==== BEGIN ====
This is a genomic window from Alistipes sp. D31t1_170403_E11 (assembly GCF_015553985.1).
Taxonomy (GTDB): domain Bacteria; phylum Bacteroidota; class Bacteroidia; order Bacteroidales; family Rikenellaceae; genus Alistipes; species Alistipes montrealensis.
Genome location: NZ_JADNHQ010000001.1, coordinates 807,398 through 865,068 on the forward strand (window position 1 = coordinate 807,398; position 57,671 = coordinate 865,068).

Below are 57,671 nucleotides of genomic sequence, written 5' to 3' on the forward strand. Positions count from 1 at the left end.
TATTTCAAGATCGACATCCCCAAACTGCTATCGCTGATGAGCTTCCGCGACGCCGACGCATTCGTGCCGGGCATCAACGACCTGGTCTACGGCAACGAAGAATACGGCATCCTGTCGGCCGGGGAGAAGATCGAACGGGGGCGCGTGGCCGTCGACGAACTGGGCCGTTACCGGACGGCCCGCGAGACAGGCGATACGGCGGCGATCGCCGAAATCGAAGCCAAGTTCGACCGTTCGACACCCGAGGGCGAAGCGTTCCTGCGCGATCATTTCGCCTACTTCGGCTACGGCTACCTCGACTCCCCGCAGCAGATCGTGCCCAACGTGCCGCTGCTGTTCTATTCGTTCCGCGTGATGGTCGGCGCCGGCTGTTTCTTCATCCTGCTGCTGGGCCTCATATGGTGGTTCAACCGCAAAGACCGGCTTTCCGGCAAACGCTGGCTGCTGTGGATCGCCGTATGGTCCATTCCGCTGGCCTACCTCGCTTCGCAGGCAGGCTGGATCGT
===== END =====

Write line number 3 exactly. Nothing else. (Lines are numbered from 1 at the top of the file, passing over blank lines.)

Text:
Genome location: NZ_JADNHQ010000001.1, coordinates 807,398 through 865,068 on the forward strand (window position 1 = coordinate 807,398; position 57,671 = coordinate 865,068).